On March 4, APWG (formerly the Anti-Phishing Working Group released its report on phishing trends for the fourth quarter of 2018. The report included the following key trends and developments:
- Phishing Sites: In Q4, APWG detected 138,328 phishing sites. This continued the steady decline in phishing sites over Q1 (263,538), Q2 (233,040), and Q3 (151,014), and amounts to only 52 percent of the Q1 total. As was the case in Q3, APWG members still detected an increased number of redirectors before the phishing landing page, and after the victim submitted his or her data, “in an effort to obfuscate phishing URLs from detection.”
- Phishing Reports: In Q4, 239,910 phishing reports were submitted to APWG, slightly lower overall than Q2 (262,704) and Q3 (264,483).
- Most-Targeted Industry Sectors: According to MarkMonitor data, phishing that targeted software as a service (SaaS) and Webmail services’ brands increased dramatically, from 20.1 percent of all attacks in Q3 to nearly 30 percent in Q4. In contrast, attacks against cloud storage and file hosting sites continued to decrease, from 11.3 percent of all attacks in Q1 to 4 percent in Q4.
- Use of Domain Names for Phishing: 6,718 confirmed phishing URLs reported to APWG in Q4 were hosted on 4,485 unique second-level domains. The highest-ranked Top Level Domain (TLD) used for phishing was the legacy globalTLD .com, which accounted for 2,098 unique domains for phishing.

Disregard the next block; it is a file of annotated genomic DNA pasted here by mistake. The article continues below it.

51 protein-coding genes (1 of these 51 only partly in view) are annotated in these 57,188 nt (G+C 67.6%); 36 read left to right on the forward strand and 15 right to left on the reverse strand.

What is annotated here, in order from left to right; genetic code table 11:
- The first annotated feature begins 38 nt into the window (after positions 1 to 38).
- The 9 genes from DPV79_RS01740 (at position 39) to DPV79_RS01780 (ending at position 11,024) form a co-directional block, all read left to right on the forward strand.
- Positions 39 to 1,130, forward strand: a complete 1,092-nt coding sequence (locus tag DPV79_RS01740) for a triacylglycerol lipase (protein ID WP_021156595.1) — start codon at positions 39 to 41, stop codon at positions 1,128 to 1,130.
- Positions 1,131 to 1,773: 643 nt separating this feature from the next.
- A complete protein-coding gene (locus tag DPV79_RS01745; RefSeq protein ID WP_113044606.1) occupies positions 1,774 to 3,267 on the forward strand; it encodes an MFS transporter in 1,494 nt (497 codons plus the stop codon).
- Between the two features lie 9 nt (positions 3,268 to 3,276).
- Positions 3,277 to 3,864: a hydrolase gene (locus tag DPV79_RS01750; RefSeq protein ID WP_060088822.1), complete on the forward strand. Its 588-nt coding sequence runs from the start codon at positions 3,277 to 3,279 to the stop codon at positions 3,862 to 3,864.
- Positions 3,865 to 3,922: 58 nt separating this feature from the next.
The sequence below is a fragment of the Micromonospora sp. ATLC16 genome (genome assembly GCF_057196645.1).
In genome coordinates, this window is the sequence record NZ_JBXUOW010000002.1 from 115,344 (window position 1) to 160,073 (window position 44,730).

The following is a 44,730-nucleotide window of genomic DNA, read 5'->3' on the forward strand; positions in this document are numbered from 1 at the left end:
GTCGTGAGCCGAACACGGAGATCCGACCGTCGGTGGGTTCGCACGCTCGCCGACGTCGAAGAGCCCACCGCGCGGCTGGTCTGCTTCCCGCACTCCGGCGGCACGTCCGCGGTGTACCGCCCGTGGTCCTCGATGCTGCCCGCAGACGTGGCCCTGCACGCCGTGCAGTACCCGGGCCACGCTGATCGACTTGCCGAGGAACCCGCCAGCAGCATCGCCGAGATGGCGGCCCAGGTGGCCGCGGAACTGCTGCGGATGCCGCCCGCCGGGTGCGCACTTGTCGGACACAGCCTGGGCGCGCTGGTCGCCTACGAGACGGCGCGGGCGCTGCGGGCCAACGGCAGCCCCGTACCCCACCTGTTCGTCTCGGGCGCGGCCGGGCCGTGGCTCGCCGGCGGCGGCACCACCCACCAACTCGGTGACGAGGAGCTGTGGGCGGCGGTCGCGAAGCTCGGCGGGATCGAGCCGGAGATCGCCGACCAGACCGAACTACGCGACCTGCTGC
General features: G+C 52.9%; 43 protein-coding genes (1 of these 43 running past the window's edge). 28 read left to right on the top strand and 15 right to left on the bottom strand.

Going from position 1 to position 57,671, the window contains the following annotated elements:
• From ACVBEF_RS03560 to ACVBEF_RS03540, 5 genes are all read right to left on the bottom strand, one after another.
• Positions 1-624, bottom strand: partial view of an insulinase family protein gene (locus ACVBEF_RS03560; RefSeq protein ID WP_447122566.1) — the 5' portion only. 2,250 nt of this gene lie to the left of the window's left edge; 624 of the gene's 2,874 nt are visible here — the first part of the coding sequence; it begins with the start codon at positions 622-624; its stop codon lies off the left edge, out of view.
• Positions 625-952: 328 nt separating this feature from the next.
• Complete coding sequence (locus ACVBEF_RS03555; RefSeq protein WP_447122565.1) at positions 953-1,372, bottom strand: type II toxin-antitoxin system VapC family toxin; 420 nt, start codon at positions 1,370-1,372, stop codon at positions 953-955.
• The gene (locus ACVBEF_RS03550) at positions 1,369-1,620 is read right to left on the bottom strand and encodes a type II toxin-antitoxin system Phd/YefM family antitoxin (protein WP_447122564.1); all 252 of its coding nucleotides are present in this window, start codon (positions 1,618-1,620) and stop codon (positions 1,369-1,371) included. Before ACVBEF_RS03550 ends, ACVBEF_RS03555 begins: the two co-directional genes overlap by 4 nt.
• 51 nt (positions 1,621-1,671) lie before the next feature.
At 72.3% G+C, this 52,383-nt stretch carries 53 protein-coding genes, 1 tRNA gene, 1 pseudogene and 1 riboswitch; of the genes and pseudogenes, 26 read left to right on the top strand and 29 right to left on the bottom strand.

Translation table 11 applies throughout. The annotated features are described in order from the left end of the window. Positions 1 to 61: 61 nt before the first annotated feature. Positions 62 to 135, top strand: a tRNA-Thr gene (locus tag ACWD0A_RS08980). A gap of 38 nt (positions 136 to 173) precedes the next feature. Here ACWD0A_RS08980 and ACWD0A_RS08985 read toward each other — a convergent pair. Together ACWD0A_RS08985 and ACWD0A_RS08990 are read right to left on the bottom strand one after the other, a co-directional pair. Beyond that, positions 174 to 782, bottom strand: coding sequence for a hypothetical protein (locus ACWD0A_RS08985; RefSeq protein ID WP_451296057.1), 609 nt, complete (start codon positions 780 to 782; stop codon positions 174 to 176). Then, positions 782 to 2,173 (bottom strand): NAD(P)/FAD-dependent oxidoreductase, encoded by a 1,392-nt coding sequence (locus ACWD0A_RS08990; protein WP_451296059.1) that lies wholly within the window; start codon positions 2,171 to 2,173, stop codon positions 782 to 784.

- Use of HTTPS Encryption Protocol: APWG contributor PhishLabs found that in 4Q, for the first time since it began measuring use of the HTTPS encryption protocol by phishing sites, the number of phishing sites protected by HTTPS fell slightly to 47 percent of all phishing sites. That 47 percent, however, is still the second-highest percentage (other than 3Q 2018) since Q1 2015.
- Phishing Kits with “Black Friday” Theme: In November 2018, Brazil-based firm Axur saw
phishing kits being sold with a Black Friday [November 23, 2018] theme. Phishing kits are software packages that allow a phisher to set up phishing sites, send out spam messages to lure in victims, collect the data from the victims, and other useful capabilities. This kind of phishing is very popular in Brazil during the week preceding Black Friday and it affects the country’s main e-commerce companies.
Note: Chief Information Security Officers (CISOs) and Chief Compliance Officers (CCOs), should share this information with their respective teams. Because cybercrime techniques change so quickly, information that identifies critical trends affecting particular business sectors needs to disseminated quickly as well.